All is not lost, go back to the roots of entrepreneurship — Young Entrepreneurs president

All is not lost, go back to the roots of entrepreneurship — Young Entrepreneurs president

BY ABBION ROBINSON
Observer business reporter
robinsona@jamaicaobserver.com

Wednesday, September 16, 2020

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While the economy has contracted by an estimated 18 per cent for the second quarter, according to the Planning Institute of Jamaica's (PIOJ) latest report, president of the Young Entrepreneurs Association (YEA) Cordell Williams-Grahamn is underscoring the importance for entrepreneurs to consider the COVID-19 crisis as a strong driver of creativity and innovation.

According to her, the economic decline did not come as a shock but she is of the opinion that innovation is the key to post-crisis growth.

“While it is a dark time in the history of the world and our economy, I would say all is not lost and if we are going to stay in business we must use this downtime to dig deep and find the creativity and innovation that Jamaica and Jamaicans are known for so that we can get our business and the country back on track. Entrepreneurs should use this opportunity to reassess and repurpose their existing offerings and improve their technical and operational capacity and efficiency to meet new and emerging demands,” Williams-Graham told the Business Observer.

“Most entrepreneurs have reported business revenues falling off by at least 40 per cent and many have resorted to closing their doors and significantly downsizing their operations. With the [micro, small and medium-sized enterprises] representing over 95 per cent of the productive capacity of the country, we expect things may get worse,” she continued.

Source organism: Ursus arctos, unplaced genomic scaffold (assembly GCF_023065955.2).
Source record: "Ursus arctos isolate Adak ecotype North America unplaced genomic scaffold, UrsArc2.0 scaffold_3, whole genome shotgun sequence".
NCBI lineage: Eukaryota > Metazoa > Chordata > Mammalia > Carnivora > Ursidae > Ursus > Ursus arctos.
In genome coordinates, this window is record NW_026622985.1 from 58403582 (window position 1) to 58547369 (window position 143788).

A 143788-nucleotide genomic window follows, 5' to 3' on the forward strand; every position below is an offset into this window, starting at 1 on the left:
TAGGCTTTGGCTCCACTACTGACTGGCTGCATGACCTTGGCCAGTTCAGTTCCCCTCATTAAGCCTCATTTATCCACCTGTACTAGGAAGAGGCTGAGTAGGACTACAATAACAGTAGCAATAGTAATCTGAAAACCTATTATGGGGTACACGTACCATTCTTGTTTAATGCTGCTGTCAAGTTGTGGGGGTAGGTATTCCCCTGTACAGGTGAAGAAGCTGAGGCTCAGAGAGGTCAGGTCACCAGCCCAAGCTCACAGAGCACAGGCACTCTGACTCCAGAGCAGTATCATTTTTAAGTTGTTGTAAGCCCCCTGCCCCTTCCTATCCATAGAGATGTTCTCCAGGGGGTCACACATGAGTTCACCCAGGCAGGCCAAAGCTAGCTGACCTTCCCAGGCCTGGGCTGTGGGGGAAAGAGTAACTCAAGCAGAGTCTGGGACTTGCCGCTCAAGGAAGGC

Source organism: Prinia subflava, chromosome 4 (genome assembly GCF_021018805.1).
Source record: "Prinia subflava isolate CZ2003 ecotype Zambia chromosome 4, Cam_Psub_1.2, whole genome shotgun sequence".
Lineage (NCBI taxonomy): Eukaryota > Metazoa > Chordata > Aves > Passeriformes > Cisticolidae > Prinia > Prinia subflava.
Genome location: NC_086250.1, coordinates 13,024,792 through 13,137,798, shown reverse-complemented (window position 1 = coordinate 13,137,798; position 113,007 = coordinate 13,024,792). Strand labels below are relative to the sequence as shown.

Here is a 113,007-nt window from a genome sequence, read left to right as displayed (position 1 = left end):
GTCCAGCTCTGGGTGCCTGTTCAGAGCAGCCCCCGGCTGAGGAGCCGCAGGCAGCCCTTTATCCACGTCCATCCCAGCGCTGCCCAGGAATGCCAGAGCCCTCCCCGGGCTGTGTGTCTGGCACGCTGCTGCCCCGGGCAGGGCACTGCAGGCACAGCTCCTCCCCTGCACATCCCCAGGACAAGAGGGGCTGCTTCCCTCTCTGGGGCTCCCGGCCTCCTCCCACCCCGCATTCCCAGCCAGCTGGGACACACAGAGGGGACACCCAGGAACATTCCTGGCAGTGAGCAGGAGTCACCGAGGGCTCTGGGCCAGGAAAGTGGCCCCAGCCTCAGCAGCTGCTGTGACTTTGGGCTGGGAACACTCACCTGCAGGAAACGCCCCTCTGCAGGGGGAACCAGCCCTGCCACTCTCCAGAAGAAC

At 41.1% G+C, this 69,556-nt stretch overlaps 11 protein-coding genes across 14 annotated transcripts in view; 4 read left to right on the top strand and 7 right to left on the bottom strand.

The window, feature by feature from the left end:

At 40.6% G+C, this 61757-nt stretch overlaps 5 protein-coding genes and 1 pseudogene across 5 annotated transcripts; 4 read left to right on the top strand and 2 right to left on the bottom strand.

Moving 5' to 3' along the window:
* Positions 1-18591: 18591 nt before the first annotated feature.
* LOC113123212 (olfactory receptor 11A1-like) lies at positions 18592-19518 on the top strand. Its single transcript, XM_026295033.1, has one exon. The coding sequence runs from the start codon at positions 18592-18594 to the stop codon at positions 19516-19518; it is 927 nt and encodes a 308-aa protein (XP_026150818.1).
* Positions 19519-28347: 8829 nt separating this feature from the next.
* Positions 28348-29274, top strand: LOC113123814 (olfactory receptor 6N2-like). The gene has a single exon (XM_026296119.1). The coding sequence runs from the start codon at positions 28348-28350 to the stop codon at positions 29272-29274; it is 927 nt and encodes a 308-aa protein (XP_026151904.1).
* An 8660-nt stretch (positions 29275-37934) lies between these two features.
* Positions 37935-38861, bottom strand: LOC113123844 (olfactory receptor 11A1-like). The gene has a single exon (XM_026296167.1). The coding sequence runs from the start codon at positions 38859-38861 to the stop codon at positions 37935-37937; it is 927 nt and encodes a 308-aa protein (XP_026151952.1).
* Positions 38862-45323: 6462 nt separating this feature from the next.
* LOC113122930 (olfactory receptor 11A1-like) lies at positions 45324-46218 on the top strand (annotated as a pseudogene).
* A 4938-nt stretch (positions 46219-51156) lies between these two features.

The PIOJ report revealed that during the April-June period there was weakened consumer demand associated with lower income due to job losses and reduced work hours. The goods producing industry also contracted by an estimated seven per cent, with activities in the services industry declining by 20.6 per cent.

Williams-Graham indicated that regardless of the size of the businesses, entrepreneurs should implement a crisis-proof strategy by improving business continuity plans, adopting telecommuting working arrangements, and implementing digital transformation (as deemed fit) and expenditure frameworks.

The president added that MSMEs will require a sustainable and institutionalised development approach from the Government.

This, she said, should include a legislative framework in support of flexible work arrangements across both the private and public sectors, increased allocation of funding/resources to business hubs, training and technical support organisations that support MSMEs, incentivised participation in the formal sector, and provide additional capital support to the micro finance institutions to on-lend to low-income earners.

The Young Entrepreneurs Association, which currently has 70 active members, is a non-profit organisation whose mandate is to support young people in business and provide the ultimate community for young entrepreneurs across Jamaica who want to increase their chances of business success.


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